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Gut. 2002 March; 50(3): 402–404.
PMCID: PMC1773125

Serrated adenoma in familial adenomatous polyposis: relation to germline APC gene mutation


Background: Serrated adenoma is a precursor of colorectal cancer.

Aim: To clarify possible genotype-phenotype correlations of serrated adenomas in familial adenomatous polyposis (FAP).

Patients: Eleven patients from eight families with FAP.

Methods: We performed total colonoscopy with multiple biopsies in patients. Neoplasia with a serrated glandular structure was regarded as a serrated adenoma. In each patient, germline mutations of the APC gene were determined. Colonic phenotype was compared with germline mutations of the APC gene.

Results: Serrated adenomas were found in three patients. These patients had macroscopic polyps <100 in number. Pedigrees with serrated adenomas had the truncating germline APC mutation at codon 161, 332, or 1556 while in the other pedigrees mutations were found between codons 554 and 1324.

Conclusions: In FAP, serrated adenoma may be a phenotype characteristic of the attenuated form.

Keywords: familial adenomatous polyposis, adenomatous polyposis coli gene, serrated adenoma

Longacre and Fenoglio-Preiser1 reported on a colorectal adenoma of peculiar histology which has been referred to as a serrated adenoma. Although it has been reported that serrated adenomas are different from traditional adenomas with respect to immunohistochemical characteristics,2–5 genetic alterations of serrated adenomas have not been specified. We searched for serrated adenomas in patients with familial adenomatous polyposis (FAP) to elucidate the possible association between the adenomatous polyposis coli (APC) gene mutation and serrated adenoma.


Eleven patients from eight families who had not been treated by prophylactic colectomy were enrolled in the present investigation.

Each subject underwent total colonoscopy with video endoscope (CF-230I, CF-240Z, or PCF-230 I; Olympus, Tokyo, Japan). For chromoscopy, 0.2% indigo-carmine solution was sprayed. The colorectum was observed precisely by a colonoscopist (TM) for number of polyps and polyps with a cerebriform surface, indicative of a serrated adenoma.6 In each subject, biopsy specimens were obtained from at least 10 lesions. A pathologist (TY) who was blind to the clinical and endoscopic features classified the histological sections. Histology revealing a serrated glandular pattern simulating hyperplasia and a prominence of nuclei was regarded as a serrated adenoma.1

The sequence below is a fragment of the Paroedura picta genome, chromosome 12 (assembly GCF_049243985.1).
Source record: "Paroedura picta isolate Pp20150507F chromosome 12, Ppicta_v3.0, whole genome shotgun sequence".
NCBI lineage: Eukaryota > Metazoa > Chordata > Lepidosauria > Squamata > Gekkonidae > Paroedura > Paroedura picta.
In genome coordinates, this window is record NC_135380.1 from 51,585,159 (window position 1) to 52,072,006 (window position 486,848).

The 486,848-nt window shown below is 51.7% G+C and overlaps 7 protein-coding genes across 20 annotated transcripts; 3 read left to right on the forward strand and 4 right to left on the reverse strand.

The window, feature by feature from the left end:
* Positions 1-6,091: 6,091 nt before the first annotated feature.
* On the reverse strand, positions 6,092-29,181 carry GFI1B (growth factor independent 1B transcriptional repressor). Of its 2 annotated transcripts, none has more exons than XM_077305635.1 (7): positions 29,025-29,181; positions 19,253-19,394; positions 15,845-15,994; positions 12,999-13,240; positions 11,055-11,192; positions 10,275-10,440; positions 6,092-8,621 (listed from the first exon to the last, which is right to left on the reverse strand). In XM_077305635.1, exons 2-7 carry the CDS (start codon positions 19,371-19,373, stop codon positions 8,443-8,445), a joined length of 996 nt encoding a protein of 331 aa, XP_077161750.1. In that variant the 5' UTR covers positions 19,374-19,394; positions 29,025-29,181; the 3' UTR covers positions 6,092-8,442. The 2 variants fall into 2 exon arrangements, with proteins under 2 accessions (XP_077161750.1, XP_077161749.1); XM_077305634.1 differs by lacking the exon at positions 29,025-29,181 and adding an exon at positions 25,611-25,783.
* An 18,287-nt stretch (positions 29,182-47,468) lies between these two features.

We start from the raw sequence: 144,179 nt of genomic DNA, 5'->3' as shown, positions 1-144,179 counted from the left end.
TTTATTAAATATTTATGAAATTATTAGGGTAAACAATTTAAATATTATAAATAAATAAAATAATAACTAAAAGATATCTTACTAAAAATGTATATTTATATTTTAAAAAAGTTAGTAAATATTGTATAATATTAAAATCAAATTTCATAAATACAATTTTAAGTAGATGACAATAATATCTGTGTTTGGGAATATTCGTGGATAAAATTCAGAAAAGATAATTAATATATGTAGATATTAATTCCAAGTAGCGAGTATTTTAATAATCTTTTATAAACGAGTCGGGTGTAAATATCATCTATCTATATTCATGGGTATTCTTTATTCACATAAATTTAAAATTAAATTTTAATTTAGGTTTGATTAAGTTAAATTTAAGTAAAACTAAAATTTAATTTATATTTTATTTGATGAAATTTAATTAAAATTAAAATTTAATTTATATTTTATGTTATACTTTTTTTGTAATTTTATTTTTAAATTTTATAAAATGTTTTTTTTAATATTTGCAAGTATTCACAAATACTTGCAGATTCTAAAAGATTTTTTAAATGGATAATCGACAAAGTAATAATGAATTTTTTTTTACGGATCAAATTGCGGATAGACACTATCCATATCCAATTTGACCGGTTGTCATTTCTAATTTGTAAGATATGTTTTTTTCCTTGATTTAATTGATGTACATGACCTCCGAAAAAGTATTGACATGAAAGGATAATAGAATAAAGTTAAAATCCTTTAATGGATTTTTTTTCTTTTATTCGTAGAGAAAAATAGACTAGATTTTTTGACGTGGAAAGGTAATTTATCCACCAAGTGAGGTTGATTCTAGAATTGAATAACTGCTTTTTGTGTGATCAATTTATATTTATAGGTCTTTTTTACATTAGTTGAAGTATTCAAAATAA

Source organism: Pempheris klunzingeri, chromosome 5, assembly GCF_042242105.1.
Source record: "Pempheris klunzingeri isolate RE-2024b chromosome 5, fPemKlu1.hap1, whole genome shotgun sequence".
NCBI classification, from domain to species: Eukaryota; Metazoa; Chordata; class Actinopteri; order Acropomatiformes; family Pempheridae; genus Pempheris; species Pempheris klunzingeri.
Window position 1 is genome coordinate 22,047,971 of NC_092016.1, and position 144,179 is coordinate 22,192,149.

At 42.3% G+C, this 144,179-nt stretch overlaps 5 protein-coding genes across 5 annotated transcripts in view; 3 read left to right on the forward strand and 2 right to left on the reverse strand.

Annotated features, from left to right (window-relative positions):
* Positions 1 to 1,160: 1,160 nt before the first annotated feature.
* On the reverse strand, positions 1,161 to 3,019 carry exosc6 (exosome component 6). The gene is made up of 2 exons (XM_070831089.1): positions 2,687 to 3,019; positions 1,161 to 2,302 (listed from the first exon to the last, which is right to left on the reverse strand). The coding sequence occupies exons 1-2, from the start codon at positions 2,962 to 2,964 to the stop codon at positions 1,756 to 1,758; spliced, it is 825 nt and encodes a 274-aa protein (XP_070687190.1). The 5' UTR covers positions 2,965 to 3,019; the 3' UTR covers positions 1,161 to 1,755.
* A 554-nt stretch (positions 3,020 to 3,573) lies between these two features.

Blood samples were obtained from all subjects, and mRNA and DNA were extracted from peripheral leucocytes. The APC gene was screened by polymerase chain reaction (PCR) based single strand conformation polymorphism (SSCP) and by the protein truncation test (PTT). When an aberrant band was detected by PCR-SSCP, it was sequenced by asymmetric PCR. In PTT, mRNA was reverse transcribed to cDNA and amplified with two primer pairs by PCR for proximal segments of the APC gene (codons 2–758). DNA was amplified with four primer pairs for distal segments of the APC gene (codons 658–2843). These PCR products were applied to rabbit reticulocyte lysate and translated into protein incorporation with 38S methionine. The synthesised protein was electrophoresed by sodium dodecyl sulphate-polyacrylamide gel electrophoresis, and full length or truncated protein was determined.


Three lesions (3.7%) from three unrelated subjects were diagnosed as serrated adenomas (table 1 [triangle], fig 1 [triangle]). The serrated adenomas were uniformly found in the rectum. These adenomas were small in size and pedunculated or semipedunculated in configuration (fig 2A [triangle]). All serrated adenomas had a cerebriform surface (fig 2B [triangle]).

Figure 1